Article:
A group of Bangladeshi expatriates living in Lisbon, Portugal, opened a mosque named Hazrat Khadija (RA) Jame Mosque considering the growing Muslim community in the area.
The new mosque began its journey with the Friday (April 15, 2022) prayer of the holy month of Ramadan. To mark this journey, an Iftar was organised in honour of the leaders of different levels of the Bangladesh community in Portugal on Thursday (April 14, 2022).
At the beginning of the iftar mahfil, the mosque management committee highlighted the various activities of the mosque and sought the cooperation of all Muslim devotees for the unfinished work of the mosque.
A separate place for the prayers of women will be arranged at the mosque, they mentioned.
An iftar mahfil was attended by a large number of Bangladeshi expatriates living in Portugal including businessmen and journalists.
Presided over by the mosque management committee’s President Mohammad Atiqur Rahman, the iftar event was conducted by Golam Yahiya Rupam where Baitul Mukarram Jame Mosque Management Committee’s President Rana Taslim Uddin, Vice-President Jahirul Islam Jashim, Matrimaniz Jame Mosque Management Committee’s President Mosharraf Hossain, Vice-President Shamsul Islam, General Secretary Sajidul Alam Sajid and Portugal Press Club’s General Secretary Rasel Ahmed, spoke.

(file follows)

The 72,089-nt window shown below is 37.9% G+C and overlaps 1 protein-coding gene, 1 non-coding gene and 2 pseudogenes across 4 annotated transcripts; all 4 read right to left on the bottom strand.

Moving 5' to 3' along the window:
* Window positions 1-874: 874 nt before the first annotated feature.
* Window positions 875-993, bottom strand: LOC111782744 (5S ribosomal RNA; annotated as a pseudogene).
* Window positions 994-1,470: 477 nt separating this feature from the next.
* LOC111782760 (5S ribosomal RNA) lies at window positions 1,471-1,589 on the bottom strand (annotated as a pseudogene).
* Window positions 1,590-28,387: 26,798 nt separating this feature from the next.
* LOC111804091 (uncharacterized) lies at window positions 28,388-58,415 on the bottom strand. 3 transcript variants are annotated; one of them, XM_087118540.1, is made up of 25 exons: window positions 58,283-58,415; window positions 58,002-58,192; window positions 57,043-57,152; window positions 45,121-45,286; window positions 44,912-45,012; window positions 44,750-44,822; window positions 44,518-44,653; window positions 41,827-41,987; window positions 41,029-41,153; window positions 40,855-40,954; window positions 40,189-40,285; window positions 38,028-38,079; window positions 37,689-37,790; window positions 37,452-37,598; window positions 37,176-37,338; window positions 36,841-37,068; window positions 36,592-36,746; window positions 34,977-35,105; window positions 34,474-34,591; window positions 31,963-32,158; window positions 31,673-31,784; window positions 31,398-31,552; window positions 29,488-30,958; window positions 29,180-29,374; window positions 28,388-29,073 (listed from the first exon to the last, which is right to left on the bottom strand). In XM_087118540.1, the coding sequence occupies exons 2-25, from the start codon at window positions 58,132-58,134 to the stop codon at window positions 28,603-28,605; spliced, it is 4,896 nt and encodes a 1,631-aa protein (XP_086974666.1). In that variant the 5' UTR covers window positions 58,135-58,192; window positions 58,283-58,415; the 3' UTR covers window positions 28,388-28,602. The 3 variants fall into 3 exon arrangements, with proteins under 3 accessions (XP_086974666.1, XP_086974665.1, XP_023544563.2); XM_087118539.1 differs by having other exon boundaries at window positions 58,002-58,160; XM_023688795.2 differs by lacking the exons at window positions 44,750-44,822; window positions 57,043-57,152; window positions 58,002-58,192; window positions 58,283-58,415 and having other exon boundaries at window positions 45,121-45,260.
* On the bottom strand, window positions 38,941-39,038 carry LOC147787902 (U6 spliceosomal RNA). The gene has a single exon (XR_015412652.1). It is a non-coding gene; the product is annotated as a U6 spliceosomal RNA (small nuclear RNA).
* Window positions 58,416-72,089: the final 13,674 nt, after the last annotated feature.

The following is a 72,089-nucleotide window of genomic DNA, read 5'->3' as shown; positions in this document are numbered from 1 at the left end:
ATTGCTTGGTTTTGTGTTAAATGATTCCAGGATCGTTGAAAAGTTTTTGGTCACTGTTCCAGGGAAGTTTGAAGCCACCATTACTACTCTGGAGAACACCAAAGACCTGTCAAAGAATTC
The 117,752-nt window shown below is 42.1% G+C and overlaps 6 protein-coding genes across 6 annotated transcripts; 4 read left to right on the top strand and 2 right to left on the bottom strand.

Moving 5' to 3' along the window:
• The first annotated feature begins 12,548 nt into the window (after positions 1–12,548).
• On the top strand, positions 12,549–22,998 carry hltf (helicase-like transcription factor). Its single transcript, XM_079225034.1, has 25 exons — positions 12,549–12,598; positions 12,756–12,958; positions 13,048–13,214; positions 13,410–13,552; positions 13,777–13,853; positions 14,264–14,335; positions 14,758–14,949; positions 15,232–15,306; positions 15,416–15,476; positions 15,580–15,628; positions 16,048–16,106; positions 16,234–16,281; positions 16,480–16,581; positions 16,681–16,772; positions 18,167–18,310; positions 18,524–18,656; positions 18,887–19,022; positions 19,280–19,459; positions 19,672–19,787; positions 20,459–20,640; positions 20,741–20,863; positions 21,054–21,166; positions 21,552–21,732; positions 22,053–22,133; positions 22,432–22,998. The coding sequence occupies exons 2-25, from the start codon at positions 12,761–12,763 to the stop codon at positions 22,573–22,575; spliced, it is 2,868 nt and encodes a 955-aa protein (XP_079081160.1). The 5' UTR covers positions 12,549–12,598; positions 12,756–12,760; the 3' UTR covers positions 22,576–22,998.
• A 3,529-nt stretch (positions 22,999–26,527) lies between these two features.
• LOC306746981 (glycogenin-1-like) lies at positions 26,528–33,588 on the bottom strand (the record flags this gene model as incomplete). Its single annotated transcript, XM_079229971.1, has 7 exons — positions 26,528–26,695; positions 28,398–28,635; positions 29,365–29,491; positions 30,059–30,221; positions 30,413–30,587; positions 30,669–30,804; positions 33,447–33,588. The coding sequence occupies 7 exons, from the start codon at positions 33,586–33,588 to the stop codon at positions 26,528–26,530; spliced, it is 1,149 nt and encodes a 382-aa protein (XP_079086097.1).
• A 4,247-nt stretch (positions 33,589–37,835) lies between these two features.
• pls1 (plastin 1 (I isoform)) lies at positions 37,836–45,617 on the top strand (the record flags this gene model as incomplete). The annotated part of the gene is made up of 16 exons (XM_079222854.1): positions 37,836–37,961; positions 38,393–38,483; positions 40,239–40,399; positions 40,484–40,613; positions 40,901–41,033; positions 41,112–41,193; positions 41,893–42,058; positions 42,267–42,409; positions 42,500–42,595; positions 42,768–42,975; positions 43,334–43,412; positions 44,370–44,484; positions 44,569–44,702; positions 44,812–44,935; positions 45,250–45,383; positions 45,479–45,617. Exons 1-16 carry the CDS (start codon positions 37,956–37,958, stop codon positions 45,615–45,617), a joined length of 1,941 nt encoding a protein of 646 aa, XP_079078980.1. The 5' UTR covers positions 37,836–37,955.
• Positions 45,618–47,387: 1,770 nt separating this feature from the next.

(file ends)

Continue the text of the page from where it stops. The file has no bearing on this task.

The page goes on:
Among others, Biswa Sajan Foundation Founder Fazlul Haque Enam, Barishal Community Portugal President Shaheen Sayeed, Baitul Mukarram Jame Mosque Management Committee’s General Secretary Shuyeb Miah, Eminent Businessman Nazrul Islam, community personalities Delwar Hossain, Abdul Wahid Chowdhury Parvez, Jakir Hossain, Rubel Ahmed, Abu Taher Suman, were present at the event.
Fuzayel Ahmed Fayez, imam of Hazrat Khadija (RA) Mosque conducted the Munajat at the iftar mahfil.
The first mosque named Bangladesh Islamic Centre was set up in Lisbon for Bangladeshi communities around two decades ago. Later, another mosque– Matrimaniz Jame Mosque—was established there where Muslim devotees from Bangladesh, India, Pakistan, Africa and the Middle East perform their prayers.
In addition, mosques have been set up at the initiative of Bangladeshis in several other cities, including Amadora, Cascais, Barreiro, Vila Nova de Milfontes and the port city of Forto, which are adjacent to Lisbon.
The writer is a journalist living in Portugal